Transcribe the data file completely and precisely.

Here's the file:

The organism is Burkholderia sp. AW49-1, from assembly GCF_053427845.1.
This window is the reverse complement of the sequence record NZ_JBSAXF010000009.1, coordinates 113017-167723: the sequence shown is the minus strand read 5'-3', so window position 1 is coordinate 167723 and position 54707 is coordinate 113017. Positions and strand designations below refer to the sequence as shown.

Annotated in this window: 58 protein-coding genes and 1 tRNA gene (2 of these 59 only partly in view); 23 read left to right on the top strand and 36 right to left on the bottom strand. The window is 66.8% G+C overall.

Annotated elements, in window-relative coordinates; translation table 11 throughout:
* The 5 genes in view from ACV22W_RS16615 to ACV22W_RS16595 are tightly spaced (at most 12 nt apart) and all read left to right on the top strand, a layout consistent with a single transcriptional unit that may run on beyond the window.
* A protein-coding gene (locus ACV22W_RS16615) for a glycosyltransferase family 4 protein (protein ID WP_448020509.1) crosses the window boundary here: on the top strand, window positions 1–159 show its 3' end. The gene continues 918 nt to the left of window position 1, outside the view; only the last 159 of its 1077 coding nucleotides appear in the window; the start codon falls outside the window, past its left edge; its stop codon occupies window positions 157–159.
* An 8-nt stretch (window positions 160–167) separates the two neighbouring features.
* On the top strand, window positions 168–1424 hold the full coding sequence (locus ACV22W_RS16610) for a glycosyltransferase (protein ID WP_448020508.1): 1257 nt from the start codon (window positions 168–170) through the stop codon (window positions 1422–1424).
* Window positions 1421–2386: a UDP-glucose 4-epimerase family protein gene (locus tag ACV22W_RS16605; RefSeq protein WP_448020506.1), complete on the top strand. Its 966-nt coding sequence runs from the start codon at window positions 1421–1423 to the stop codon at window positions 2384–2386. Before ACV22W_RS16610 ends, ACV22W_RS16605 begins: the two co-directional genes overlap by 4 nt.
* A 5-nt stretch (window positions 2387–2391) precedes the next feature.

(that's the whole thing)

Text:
The organism is Burkholderia sp. AW49-1, from assembly GCF_053427845.1.
This window is the reverse complement of the sequence record NZ_JBSAXF010000009.1, coordinates 113017-167723: the sequence shown is the minus strand read 5'-3', so window position 1 is coordinate 167723 and position 54707 is coordinate 113017. Positions and strand designations below refer to the sequence as shown.

Annotated in this window: 58 protein-coding genes and 1 tRNA gene (2 of these 59 only partly in view); 23 read left to right on the top strand and 36 right to left on the bottom strand. The window is 66.8% G+C overall.

Annotated elements, in window-relative coordinates; translation table 11 throughout:
* The 5 genes in view from ACV22W_RS16615 to ACV22W_RS16595 are tightly spaced (at most 12 nt apart) and all read left to right on the top strand, a layout consistent with a single transcriptional unit that may run on beyond the window.
* A protein-coding gene (locus ACV22W_RS16615) for a glycosyltransferase family 4 protein (protein ID WP_448020509.1) crosses the window boundary here: on the top strand, window positions 1–159 show its 3' end. The gene continues 918 nt to the left of window position 1, outside the view; only the last 159 of its 1077 coding nucleotides appear in the window; the start codon falls outside the window, past its left edge; its stop codon occupies window positions 157–159.
* An 8-nt stretch (window positions 160–167) separates the two neighbouring features.
* On the top strand, window positions 168–1424 hold the full coding sequence (locus ACV22W_RS16610) for a glycosyltransferase (protein ID WP_448020508.1): 1257 nt from the start codon (window positions 168–170) through the stop codon (window positions 1422–1424).
* Window positions 1421–2386: a UDP-glucose 4-epimerase family protein gene (locus tag ACV22W_RS16605; RefSeq protein WP_448020506.1), complete on the top strand. Its 966-nt coding sequence runs from the start codon at window positions 1421–1423 to the stop codon at window positions 2384–2386. Before ACV22W_RS16610 ends, ACV22W_RS16605 begins: the two co-directional genes overlap by 4 nt.
* A 5-nt stretch (window positions 2387–2391) precedes the next feature.